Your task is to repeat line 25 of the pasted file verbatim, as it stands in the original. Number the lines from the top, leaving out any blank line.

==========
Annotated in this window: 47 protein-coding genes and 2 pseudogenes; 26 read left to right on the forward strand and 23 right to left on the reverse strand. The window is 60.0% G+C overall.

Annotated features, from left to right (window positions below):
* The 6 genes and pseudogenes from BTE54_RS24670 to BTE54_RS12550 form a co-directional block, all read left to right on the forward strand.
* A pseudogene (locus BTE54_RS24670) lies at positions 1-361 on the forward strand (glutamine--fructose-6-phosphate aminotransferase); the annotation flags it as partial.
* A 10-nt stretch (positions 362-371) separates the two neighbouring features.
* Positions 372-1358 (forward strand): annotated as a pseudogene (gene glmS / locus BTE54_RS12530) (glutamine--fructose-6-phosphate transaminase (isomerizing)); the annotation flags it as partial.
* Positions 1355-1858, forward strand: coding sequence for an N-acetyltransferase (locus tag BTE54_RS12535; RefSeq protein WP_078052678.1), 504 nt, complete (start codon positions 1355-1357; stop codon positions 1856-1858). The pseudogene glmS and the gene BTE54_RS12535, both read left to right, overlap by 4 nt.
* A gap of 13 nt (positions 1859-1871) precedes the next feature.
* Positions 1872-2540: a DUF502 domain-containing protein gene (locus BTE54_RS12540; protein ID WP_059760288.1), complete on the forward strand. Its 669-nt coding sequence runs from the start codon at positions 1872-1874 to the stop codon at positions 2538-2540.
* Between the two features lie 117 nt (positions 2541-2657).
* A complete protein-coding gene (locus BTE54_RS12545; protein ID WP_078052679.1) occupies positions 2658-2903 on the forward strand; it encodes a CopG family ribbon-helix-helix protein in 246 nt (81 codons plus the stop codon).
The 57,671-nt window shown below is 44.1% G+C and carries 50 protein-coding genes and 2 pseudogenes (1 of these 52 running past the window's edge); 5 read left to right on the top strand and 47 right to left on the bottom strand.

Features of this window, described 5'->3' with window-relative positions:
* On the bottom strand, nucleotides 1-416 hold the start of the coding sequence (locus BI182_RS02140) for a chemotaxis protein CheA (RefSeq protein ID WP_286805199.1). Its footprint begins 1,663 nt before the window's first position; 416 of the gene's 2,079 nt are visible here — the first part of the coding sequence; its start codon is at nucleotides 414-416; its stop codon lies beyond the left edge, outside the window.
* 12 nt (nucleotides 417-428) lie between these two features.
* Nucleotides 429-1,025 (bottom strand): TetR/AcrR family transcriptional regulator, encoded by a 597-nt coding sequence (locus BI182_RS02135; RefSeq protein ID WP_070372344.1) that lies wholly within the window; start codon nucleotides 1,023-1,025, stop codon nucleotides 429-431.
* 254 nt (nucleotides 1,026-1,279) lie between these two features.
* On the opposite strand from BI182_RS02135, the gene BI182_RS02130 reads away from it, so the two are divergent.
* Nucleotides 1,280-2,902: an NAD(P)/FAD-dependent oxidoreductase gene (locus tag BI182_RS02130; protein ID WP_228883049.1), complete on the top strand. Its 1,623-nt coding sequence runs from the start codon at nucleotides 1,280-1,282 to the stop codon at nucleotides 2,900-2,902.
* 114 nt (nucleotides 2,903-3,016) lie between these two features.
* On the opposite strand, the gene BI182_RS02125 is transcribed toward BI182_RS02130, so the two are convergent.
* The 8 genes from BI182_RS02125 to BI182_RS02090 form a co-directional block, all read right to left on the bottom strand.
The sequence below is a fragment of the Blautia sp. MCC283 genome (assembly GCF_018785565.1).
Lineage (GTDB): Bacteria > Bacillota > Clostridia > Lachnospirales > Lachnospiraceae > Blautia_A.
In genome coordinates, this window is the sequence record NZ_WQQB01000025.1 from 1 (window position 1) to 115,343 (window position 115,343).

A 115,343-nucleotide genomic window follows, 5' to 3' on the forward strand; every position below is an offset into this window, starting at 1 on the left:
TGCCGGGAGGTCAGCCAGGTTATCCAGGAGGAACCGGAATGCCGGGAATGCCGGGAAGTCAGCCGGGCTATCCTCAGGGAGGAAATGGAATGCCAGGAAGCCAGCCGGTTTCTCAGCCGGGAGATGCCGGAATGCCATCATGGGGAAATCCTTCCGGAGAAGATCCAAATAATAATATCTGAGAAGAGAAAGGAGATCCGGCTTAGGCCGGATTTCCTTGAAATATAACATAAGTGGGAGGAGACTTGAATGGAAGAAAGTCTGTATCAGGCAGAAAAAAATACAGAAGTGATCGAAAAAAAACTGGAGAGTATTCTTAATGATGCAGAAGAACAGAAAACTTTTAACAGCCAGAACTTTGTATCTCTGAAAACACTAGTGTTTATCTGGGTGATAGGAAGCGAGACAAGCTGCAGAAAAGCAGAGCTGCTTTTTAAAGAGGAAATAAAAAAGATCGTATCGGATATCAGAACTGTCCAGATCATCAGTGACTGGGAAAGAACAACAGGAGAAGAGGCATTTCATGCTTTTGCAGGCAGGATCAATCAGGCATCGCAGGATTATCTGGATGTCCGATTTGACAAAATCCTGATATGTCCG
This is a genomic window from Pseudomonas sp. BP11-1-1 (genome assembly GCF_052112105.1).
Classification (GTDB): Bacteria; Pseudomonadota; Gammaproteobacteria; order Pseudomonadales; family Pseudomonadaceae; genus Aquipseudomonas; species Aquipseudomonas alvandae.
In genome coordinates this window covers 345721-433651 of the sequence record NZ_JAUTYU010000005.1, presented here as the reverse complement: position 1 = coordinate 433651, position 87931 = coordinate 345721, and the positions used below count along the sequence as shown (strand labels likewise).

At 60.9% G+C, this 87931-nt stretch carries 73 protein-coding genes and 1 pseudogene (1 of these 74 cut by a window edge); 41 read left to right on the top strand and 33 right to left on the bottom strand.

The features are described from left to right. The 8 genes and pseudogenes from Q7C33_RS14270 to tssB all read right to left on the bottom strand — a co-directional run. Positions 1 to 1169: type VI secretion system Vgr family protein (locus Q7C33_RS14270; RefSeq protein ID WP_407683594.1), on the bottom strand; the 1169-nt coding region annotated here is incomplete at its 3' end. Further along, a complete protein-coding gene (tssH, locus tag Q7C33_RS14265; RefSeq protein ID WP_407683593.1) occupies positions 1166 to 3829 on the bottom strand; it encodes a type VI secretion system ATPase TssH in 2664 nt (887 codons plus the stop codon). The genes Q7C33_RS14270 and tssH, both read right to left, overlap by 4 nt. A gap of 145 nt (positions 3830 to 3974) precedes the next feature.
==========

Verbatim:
In genome coordinates, this window is the sequence record NZ_WQQB01000025.1 from 1 (window position 1) to 115,343 (window position 115,343).